Oct 14 (Reuters) - Turkey and Armenia signed accords in Zurich on Saturday to establish diplomatic relations and open their border.
Here are some details of the troubled history between the two countries.
Turkey closed its land border with Armenia in 1993 in protest at Yerevan’s backing for ethnic Armenian rebels fighting for control of Nagorno-Karabakh, a region of Azerbaijan populated mainly by ethnic Armenians.
Turkey is a close ally of Muslim Azerbaijan and the two countries share close cultural and linguistic ties.
Some 30,000 people were killed in the war, which ended in 1994 with Armenian forces occupying Nagorno-Karabakh and seven adjacent districts of Azerbaijan.
In the late 19th century, the Ottoman Empire’s some 2 million Armenians began to assert nationalist aspirations.
Repression by Ottoman irregulars, mainly Kurds, led to the massacre of 30,000 Armenians in eastern Anatolia in 1894-1896. Several thousand more were killed in Constantinople in August 1896 after Armenian militants seized the Ottoman Bank.
As the Ottomans fought Russian forces in eastern Anatolia in World War One, many Armenians formed partisan groups to assist the invading Russian armies.
On April 24, 1915, Turkey arrested and killed hundreds of the Armenian intelligentsia.
In May, Ottoman commanders began mass deportation of Armenians from eastern Anatolia. Thousands were marched towards Syria and Mesopotamia and Armenians say some 1.5 million died, either in massacres or of starvation and exhaustion in the desert.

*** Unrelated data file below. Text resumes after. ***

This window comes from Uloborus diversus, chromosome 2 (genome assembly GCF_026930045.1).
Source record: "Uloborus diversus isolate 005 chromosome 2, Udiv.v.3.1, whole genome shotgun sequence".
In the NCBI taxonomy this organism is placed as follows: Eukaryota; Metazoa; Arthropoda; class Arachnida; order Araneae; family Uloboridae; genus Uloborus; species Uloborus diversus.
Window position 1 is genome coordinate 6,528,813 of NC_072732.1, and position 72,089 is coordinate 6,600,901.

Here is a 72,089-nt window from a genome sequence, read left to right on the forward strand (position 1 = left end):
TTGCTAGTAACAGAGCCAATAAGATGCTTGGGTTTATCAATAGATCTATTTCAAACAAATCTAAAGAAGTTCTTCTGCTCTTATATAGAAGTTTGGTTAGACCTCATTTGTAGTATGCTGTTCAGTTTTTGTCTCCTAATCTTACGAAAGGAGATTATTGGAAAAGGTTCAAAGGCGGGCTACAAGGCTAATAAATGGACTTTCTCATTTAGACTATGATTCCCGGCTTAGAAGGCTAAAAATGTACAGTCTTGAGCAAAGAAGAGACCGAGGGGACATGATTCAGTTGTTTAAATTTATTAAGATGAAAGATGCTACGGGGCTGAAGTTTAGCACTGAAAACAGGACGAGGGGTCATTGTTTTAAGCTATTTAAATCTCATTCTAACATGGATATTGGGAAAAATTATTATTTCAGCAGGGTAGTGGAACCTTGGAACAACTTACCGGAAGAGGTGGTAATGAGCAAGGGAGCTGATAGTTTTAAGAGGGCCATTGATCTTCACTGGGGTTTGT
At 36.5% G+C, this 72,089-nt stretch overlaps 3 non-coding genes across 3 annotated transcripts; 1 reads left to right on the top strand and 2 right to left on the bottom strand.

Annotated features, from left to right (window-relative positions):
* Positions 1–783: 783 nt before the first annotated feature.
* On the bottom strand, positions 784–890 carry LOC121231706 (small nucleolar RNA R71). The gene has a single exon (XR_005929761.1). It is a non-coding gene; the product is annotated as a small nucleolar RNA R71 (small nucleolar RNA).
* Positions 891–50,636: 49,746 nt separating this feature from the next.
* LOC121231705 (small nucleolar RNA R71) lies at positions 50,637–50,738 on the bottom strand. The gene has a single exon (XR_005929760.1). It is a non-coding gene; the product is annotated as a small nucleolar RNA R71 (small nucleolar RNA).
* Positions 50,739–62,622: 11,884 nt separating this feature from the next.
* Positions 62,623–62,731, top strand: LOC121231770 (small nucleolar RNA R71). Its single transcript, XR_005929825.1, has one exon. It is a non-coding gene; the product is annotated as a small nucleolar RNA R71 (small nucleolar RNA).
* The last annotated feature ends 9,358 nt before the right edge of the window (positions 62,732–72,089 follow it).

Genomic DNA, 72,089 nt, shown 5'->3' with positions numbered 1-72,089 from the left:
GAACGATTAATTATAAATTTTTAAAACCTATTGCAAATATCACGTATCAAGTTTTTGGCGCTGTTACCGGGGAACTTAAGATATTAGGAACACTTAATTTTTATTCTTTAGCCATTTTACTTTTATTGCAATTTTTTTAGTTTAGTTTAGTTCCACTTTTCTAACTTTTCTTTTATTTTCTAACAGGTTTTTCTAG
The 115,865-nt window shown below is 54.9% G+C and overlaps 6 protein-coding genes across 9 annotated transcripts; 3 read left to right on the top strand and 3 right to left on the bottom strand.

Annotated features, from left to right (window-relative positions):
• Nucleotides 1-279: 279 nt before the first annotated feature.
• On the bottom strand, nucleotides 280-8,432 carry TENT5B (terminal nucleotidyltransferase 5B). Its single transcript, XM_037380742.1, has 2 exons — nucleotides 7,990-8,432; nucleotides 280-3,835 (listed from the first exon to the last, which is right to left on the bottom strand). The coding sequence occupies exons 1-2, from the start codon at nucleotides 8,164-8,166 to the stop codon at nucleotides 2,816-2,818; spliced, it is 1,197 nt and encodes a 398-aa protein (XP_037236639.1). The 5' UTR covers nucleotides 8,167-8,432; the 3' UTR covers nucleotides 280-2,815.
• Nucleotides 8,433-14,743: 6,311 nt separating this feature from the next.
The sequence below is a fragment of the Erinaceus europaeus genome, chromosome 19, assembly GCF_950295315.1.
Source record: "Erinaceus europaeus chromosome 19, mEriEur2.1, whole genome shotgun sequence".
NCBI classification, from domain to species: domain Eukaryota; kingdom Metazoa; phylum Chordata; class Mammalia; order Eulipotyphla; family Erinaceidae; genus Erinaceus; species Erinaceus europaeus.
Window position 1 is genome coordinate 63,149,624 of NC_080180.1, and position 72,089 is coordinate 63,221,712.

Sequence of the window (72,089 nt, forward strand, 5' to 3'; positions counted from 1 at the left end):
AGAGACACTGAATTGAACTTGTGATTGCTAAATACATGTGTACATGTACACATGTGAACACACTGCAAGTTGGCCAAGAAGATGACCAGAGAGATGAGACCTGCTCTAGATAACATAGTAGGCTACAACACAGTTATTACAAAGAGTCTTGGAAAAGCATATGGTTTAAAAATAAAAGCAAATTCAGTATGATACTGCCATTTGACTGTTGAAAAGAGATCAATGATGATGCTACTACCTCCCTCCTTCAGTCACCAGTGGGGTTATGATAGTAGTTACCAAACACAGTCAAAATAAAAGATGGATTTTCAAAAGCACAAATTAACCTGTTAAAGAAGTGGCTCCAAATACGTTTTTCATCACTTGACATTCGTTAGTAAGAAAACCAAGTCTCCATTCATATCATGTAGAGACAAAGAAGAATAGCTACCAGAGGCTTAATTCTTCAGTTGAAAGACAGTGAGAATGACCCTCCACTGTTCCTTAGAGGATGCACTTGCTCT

The Zurich accords call for the creation of a commission of international experts to study the events.
Armenia insists they should be declared a genocide. President Serzh Sarksyan said in a speech to mark Armenia’s annual Genocide Day that securing international condemnation of the killings was a priority for his administration.
Ankara strongly rejects the "genocide" description, saying large numbers of both Christian Armenians and Muslim Turks were killed during the chaotic break-up of the Ottoman Empire. Use of the term genocide has led to court cases under a law which forbids insulting the Turkish state.
The accords signed in Zurich to normalise ties need parliamentary approval. The Turkish government has said it expects to send the accords to parliament next week but has not said when voting will take place. Turkey or Armenia could hold off on approving the protocols if domestic opposition grows.
Once they are approved the border is due to open within two months.
Turkish Prime Minister Tayyip Erdogan said on Sunday that parliamentary ratification would require Armenian concessions in its conflict with Azerbaijan.
Armenian President Serzh Sarksyan faces strong opposition from the influential Armenian diaspora. Azerbaijan, the region’s oil and gas power, has reacted angrily, fearing it will lose leverage over Armenia in negotiations over Nagorno-Karabakh.
The presidents of Turkey and Armenia were due to attend a World Cup soccer match together on Wednesday in a show of unity meant to help defuse opposition.
Sources: Reuters/Dictionary of Twentieth Century History.